This leaves the SCOTUS with virtually no claim on legitimacy, which has led to complaints that Republicans have so gamed the system that Democrats should pack the Court (or threaten to pack it), the way Franklyn Roosevelt threatened to pack it in the 1930s. Various proposals have suggested raising the number of justices from nine to fifteen or more.
There are problems with any proposal to increase the number of justices. For one thing, it would need to pass through Congress. Even though Democrats now control both houses, the margin in the Senate is razor thin, with a number of queazy centrists who are unlikely to go for any radical reform. Another problem is that even if we added justices, the new justices would probably not balance the Court. The Republican-appointed justices tend to be very conservative. The latest, Coney Barrett, seems to have been picked especially with deep conservative views on issues like abortion, which would be difficult to balance. And we would be dependent on President Biden and Democrats to pick nominees, who would almost certainly be corporatists like them.
A better way to address this problem is to unpack the Court. We should demand the resignations of the three justices picked by Trump. Trump’s presidency was never legitimate, so none of his picks are.
Justices can’t be removed, except through the impeachment process, and that would never fly in a Senate where Democrats don’t have a two-thirds majority. It’s also unethical to impeach officials other than for actual crimes or misdemeanors by those officials. But any justice can resign at any time for any reason, so inducing these justices to leave would preserve legal procedures and clear the way for the Court to be restocked with justices that actually have the legitimacy of broad support in the Senate and nomination by a President elected with the majority of the popular vote.
I know people will object that there’s no path to getting these justices to resign. After all, what’s their incentive? I will cover that in the next two articles, but for now let’s consider the option of just asking.
Many people do things simply because they are asked. In this case, there would be a very clear reward for the last three justices to resign. Their resignations would allow our government to restore legitimacy to the Court. It wouldn’t fix the problem of all the judges installed in lesser courts during the Trump Administration, but if the SCOTUS is restored, any problems caused by those appointments will eventually be sorted out by the appeals process.
Justices who leave voluntarily would retain their status as “retired” from the Court, with all the privileges and status implied. So, leaving for the good of the country would be a suitable reward for resigning.
Let’s ask them. That is, President Biden should ask them. He should meet with them on Monday, if possible and ask for their resignations within a couple days (that is, by noon Wednesday). He should then meet with Chief Justice Roberts and elicit his support. Justice Roberts is known to be concerned about the legitimacy of the Court. He may, in fact, be helpful in facilitating these resignations.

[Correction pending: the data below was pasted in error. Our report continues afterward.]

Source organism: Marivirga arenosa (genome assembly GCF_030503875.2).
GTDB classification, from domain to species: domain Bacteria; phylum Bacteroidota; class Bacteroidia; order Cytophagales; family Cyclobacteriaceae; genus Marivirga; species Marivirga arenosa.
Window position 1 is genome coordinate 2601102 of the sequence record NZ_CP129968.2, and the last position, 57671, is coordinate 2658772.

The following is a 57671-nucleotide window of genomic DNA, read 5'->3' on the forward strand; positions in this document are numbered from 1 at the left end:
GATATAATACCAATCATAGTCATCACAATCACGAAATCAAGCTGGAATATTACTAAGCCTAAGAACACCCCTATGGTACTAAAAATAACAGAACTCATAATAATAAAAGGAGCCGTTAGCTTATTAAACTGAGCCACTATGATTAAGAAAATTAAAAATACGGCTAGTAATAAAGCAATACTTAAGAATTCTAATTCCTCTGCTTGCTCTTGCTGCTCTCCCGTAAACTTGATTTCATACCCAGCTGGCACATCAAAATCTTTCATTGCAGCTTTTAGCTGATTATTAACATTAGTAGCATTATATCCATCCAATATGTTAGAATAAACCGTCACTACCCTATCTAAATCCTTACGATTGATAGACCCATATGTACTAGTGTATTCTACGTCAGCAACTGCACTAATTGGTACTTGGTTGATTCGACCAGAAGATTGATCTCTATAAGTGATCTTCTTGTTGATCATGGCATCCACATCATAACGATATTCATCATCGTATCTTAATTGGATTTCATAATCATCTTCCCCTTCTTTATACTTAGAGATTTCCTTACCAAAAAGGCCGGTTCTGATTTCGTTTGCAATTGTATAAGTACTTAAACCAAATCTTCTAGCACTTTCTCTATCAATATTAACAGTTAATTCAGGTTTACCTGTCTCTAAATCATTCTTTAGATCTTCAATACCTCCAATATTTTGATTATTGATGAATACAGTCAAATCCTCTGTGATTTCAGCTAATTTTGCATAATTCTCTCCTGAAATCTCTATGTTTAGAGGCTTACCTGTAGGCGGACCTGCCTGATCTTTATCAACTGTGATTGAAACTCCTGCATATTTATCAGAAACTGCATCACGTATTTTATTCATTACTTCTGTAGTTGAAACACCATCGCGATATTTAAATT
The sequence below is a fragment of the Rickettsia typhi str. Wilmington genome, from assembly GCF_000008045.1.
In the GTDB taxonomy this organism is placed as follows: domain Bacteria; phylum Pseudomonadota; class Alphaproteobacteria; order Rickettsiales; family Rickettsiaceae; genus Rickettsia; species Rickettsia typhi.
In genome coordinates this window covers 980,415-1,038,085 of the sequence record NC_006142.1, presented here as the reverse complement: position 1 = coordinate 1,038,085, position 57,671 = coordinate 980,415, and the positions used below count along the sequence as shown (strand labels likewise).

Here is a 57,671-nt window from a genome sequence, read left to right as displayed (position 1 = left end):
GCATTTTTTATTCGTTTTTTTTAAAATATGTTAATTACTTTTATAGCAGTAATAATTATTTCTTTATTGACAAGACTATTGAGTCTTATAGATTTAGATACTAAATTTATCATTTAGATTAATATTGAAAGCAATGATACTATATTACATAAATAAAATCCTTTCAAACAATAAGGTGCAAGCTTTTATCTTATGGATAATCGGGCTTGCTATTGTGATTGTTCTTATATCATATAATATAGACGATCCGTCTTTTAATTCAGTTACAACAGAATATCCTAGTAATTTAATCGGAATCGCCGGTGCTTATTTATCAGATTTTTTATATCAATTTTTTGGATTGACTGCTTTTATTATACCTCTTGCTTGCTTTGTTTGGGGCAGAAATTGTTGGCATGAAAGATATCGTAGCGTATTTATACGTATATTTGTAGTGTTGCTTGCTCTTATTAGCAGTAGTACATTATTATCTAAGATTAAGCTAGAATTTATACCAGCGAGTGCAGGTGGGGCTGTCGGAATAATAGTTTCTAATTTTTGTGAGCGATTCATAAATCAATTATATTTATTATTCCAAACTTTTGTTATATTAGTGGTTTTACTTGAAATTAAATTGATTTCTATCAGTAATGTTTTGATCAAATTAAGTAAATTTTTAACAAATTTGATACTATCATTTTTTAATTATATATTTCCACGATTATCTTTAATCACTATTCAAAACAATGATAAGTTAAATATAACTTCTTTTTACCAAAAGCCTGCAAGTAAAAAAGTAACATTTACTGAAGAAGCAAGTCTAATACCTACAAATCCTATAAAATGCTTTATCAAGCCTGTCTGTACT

Presuming these justices resign, their seats should be filled with legitimate appointments. A way to get this is to ask each party for a list of people who could be confirmed with at least 60 votes. This ensures the replacements would represent a majority of the voters. Since there are three seats, he might want to pick one replacement from the Republican list and two from the Democratic list. For this reason, he should ask each party for a list of at least 10 women who could pass confirmation with at least 60 votes each, and pick the best candidates from those lists.
This procedure is not intended to punish the Republicans. They might feel punished, and they should feel guilty. The point is to restore legitimacy to the Court and to our legal system. That won’t happen as long as we have justices who bypassed the mechanisms of democracy to reach their positions. At the same time, unpacking the Court should serve as a warning to politicians and political parties who think they can just get what they want through loopholes in the rules while completely ignoring the good of the people and the longterm legitimacy of our government.
Tomorrow, I’ll address those people who claim Biden has no power to get these justices to resign. Until then, let’s consider what would happen if they were just good, patriotic Americans.
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If Donald Trump is convicted by the Senate, should his three picks for the Supreme Court (Gorsuch, Kavanaugh, and Coney Barrett) resign?
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If Donald Trump is convicted by the Senate, should his three picks for the Supreme Court (Gorsuch, Kavanaugh, and Coney Barrett) resign?Yes, and they should be forced out if necessary.6 votesYes, but it’s on their conscience to resign.1 voteMaybe0%0 votesNo2 votesOther (see my comment)0%0 votesDaily Kos